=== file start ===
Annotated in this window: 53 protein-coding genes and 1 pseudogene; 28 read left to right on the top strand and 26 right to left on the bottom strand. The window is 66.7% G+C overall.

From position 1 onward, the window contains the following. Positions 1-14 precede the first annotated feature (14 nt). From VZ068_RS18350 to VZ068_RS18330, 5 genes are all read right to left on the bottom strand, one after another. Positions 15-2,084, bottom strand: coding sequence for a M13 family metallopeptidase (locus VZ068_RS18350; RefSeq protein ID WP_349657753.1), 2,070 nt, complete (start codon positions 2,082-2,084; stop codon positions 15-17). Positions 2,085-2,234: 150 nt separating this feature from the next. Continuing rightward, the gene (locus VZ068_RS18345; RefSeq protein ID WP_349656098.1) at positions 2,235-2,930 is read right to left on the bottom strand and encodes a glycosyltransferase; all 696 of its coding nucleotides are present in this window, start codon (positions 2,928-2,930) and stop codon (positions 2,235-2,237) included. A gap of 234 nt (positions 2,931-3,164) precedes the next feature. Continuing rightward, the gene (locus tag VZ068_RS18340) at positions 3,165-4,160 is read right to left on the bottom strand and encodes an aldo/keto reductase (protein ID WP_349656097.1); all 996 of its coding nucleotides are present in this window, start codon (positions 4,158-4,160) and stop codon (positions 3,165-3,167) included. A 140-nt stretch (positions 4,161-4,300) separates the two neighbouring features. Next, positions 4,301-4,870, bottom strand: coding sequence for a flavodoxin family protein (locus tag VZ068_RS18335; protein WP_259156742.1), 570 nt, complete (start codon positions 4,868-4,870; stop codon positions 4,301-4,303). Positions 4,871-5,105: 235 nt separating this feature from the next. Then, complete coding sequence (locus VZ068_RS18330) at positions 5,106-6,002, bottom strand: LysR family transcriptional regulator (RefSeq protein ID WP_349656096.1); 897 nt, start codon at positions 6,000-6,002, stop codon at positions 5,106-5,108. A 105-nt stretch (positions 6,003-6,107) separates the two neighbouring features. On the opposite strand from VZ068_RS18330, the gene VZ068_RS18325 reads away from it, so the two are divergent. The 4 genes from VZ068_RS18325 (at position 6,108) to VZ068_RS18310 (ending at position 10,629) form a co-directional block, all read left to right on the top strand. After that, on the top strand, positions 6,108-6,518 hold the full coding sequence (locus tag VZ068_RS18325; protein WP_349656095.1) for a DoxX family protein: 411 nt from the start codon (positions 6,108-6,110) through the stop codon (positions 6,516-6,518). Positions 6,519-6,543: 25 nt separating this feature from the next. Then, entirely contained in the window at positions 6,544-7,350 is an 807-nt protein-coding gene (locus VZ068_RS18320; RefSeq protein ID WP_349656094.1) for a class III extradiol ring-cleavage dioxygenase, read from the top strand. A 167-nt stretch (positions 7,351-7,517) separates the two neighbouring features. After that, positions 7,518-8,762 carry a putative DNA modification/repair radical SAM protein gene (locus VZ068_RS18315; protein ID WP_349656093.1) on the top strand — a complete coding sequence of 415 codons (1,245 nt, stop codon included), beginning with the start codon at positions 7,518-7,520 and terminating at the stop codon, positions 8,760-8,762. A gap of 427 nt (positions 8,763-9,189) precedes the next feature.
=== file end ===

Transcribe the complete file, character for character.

Annotated in this window: 53 protein-coding genes and 1 pseudogene; 28 read left to right on the top strand and 26 right to left on the bottom strand. The window is 66.7% G+C overall.

From position 1 onward, the window contains the following. Positions 1-14 precede the first annotated feature (14 nt). From VZ068_RS18350 to VZ068_RS18330, 5 genes are all read right to left on the bottom strand, one after another. Positions 15-2,084, bottom strand: coding sequence for a M13 family metallopeptidase (locus VZ068_RS18350; RefSeq protein ID WP_349657753.1), 2,070 nt, complete (start codon positions 2,082-2,084; stop codon positions 15-17). Positions 2,085-2,234: 150 nt separating this feature from the next. Continuing rightward, the gene (locus VZ068_RS18345; RefSeq protein ID WP_349656098.1) at positions 2,235-2,930 is read right to left on the bottom strand and encodes a glycosyltransferase; all 696 of its coding nucleotides are present in this window, start codon (positions 2,928-2,930) and stop codon (positions 2,235-2,237) included. A gap of 234 nt (positions 2,931-3,164) precedes the next feature. Continuing rightward, the gene (locus tag VZ068_RS18340) at positions 3,165-4,160 is read right to left on the bottom strand and encodes an aldo/keto reductase (protein ID WP_349656097.1); all 996 of its coding nucleotides are present in this window, start codon (positions 4,158-4,160) and stop codon (positions 3,165-3,167) included. A 140-nt stretch (positions 4,161-4,300) separates the two neighbouring features. Next, positions 4,301-4,870, bottom strand: coding sequence for a flavodoxin family protein (locus tag VZ068_RS18335; protein WP_259156742.1), 570 nt, complete (start codon positions 4,868-4,870; stop codon positions 4,301-4,303). Positions 4,871-5,105: 235 nt separating this feature from the next. Then, complete coding sequence (locus VZ068_RS18330) at positions 5,106-6,002, bottom strand: LysR family transcriptional regulator (RefSeq protein ID WP_349656096.1); 897 nt, start codon at positions 6,000-6,002, stop codon at positions 5,106-5,108. A 105-nt stretch (positions 6,003-6,107) separates the two neighbouring features. On the opposite strand from VZ068_RS18330, the gene VZ068_RS18325 reads away from it, so the two are divergent. The 4 genes from VZ068_RS18325 (at position 6,108) to VZ068_RS18310 (ending at position 10,629) form a co-directional block, all read left to right on the top strand. After that, on the top strand, positions 6,108-6,518 hold the full coding sequence (locus tag VZ068_RS18325; protein WP_349656095.1) for a DoxX family protein: 411 nt from the start codon (positions 6,108-6,110) through the stop codon (positions 6,516-6,518). Positions 6,519-6,543: 25 nt separating this feature from the next. Then, entirely contained in the window at positions 6,544-7,350 is an 807-nt protein-coding gene (locus VZ068_RS18320; RefSeq protein ID WP_349656094.1) for a class III extradiol ring-cleavage dioxygenase, read from the top strand. A 167-nt stretch (positions 7,351-7,517) separates the two neighbouring features. After that, positions 7,518-8,762 carry a putative DNA modification/repair radical SAM protein gene (locus VZ068_RS18315; protein ID WP_349656093.1) on the top strand — a complete coding sequence of 415 codons (1,245 nt, stop codon included), beginning with the start codon at positions 7,518-7,520 and terminating at the stop codon, positions 8,760-8,762. A gap of 427 nt (positions 8,763-9,189) precedes the next feature.